The Roanoke County School Board wants to build three new schools but doesn’t know how to pay for them.
Here’s a suggestion: Have somebody else build them.
More to the point, Roanoke County should look into a state law passed in 2019 that allows localities to contract with solar energy companies to build a solar-power school. The solar company makes money by selling the excess power — and there will be excess power — into the local power grid. The locality saves construction costs and, at some future date, has the option to buy the building outright.
What liberal tree-hugging climate alarmist came up with this scheme to turn schools into solar power stations? Actually, that measure was sponsored by two stalwart conservatives — state Sen. Bill Stanley, R-Franklin County, and Del. Nick Rush, R-Montgomery — because the idea of saving taxpayers money is a pretty universal conservative principle. That ought to appeal to the conservative sensibilities of the all-Republican Roanoke County Board of Supervisors — and other rural localities that might find themselves facing the prospect of hefty school construction bills.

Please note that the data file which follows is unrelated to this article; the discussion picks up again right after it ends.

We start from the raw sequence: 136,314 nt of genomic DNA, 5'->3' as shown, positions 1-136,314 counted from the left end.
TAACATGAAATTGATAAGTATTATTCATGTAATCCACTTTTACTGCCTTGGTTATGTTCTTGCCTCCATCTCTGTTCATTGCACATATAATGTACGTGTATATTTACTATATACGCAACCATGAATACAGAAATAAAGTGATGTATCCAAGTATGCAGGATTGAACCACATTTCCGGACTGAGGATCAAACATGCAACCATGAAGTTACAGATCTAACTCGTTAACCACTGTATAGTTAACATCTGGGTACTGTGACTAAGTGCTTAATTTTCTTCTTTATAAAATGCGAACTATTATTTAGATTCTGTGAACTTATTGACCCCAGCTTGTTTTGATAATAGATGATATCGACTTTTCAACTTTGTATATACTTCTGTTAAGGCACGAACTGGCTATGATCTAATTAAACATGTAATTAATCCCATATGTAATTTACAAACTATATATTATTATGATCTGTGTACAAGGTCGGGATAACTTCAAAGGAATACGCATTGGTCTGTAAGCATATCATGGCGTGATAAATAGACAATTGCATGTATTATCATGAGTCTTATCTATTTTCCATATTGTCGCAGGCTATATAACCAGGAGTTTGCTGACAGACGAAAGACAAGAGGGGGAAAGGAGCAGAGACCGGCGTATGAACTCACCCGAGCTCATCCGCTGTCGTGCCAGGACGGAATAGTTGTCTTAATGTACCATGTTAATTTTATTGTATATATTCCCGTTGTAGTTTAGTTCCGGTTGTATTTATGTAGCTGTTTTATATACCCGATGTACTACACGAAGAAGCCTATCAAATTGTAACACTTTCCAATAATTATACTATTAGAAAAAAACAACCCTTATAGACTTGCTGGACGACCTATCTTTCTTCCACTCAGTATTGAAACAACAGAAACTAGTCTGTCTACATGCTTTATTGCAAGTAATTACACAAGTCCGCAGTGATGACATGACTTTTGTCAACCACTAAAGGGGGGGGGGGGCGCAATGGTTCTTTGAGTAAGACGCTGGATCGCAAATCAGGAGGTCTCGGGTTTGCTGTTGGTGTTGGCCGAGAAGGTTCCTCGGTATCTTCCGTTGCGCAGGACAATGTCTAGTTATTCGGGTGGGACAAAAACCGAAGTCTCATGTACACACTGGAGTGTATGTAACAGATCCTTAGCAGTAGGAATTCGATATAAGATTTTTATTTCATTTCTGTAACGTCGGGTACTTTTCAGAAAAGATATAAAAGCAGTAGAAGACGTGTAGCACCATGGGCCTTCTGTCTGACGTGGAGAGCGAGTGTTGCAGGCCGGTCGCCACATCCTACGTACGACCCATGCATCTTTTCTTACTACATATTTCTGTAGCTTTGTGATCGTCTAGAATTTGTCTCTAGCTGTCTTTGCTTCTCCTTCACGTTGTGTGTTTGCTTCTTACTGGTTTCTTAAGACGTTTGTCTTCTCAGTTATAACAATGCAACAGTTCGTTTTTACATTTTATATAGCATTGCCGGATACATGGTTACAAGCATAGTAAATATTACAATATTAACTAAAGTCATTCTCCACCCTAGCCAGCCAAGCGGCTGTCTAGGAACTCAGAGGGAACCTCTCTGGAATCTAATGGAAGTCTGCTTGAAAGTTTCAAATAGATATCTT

The poster child for such lease-purchase solar schools is Hoke County, North Carolina, a rural county near Fayetteville. When the county looked to build a new middle school about a decade ago, it figured it could afford $450,000 a year in payments. Unfortunately, the last time it had built a new school, the payments added up to $1.5 million a year. In other words, Hoke County couldn’t afford a new school. Enter the Raleigh-based architectural firm SfL+a Architects/Firstfloor, which proposed an unconventional solution: It would build a school with so much solar technology that the school would generate more energy than it consumes — “energy positive” is the industry lingo. Firstfloor would then lease that school to the school system for $450,000 a year and after seven years the school district would have the option to buy it outright. The advantage for Firstfloor: It could use those years of ownership to qualify for solar energy and other tax credits. The advantage for Hoke County: It could get a new school much cheaper than it would otherwise.